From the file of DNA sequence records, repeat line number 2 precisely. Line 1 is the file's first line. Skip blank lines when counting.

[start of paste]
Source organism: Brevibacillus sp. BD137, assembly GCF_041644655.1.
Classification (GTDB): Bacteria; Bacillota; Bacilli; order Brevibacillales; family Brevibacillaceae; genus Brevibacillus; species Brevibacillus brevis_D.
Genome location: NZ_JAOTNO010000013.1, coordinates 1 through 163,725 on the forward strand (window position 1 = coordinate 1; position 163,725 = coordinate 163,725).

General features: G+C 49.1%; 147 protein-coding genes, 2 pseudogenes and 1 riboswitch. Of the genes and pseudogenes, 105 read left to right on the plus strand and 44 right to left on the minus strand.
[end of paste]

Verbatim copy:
Classification (GTDB): Bacteria; Bacillota; Bacilli; order Brevibacillales; family Brevibacillaceae; genus Brevibacillus; species Brevibacillus brevis_D.